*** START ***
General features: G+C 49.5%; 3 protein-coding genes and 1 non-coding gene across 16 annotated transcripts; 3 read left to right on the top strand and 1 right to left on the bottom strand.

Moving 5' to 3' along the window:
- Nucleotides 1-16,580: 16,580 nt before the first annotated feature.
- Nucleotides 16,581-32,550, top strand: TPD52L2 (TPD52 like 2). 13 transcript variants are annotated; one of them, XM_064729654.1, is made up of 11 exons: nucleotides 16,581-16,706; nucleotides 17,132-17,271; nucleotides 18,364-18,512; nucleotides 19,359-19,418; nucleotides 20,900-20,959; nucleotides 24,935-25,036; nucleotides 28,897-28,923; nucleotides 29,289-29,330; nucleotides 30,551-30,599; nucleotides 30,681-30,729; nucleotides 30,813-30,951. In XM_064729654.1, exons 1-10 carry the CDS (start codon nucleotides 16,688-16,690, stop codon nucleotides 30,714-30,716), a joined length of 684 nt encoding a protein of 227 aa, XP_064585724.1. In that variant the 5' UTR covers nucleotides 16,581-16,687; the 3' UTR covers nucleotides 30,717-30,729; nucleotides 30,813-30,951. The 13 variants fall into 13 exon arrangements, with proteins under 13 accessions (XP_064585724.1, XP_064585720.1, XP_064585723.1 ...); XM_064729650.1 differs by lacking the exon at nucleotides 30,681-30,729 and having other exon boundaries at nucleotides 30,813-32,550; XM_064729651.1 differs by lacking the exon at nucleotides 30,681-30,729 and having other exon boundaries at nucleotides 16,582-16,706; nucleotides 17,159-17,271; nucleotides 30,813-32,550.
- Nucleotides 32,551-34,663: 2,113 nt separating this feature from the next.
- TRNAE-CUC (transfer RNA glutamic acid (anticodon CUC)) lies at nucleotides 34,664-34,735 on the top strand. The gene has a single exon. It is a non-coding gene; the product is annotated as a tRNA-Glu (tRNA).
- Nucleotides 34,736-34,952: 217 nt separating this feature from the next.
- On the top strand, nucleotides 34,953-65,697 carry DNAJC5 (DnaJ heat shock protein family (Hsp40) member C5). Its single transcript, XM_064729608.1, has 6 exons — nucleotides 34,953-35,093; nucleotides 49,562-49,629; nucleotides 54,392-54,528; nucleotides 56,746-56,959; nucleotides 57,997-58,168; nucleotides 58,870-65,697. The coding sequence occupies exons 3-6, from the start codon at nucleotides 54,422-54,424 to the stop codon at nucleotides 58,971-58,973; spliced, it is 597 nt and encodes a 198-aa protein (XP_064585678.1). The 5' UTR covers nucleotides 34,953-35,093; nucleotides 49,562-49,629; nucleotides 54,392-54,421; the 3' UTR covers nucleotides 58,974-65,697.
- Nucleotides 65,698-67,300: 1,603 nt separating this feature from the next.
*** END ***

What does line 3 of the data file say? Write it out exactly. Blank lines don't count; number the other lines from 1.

- Nucleotides 1-16,580: 16,580 nt before the first annotated feature.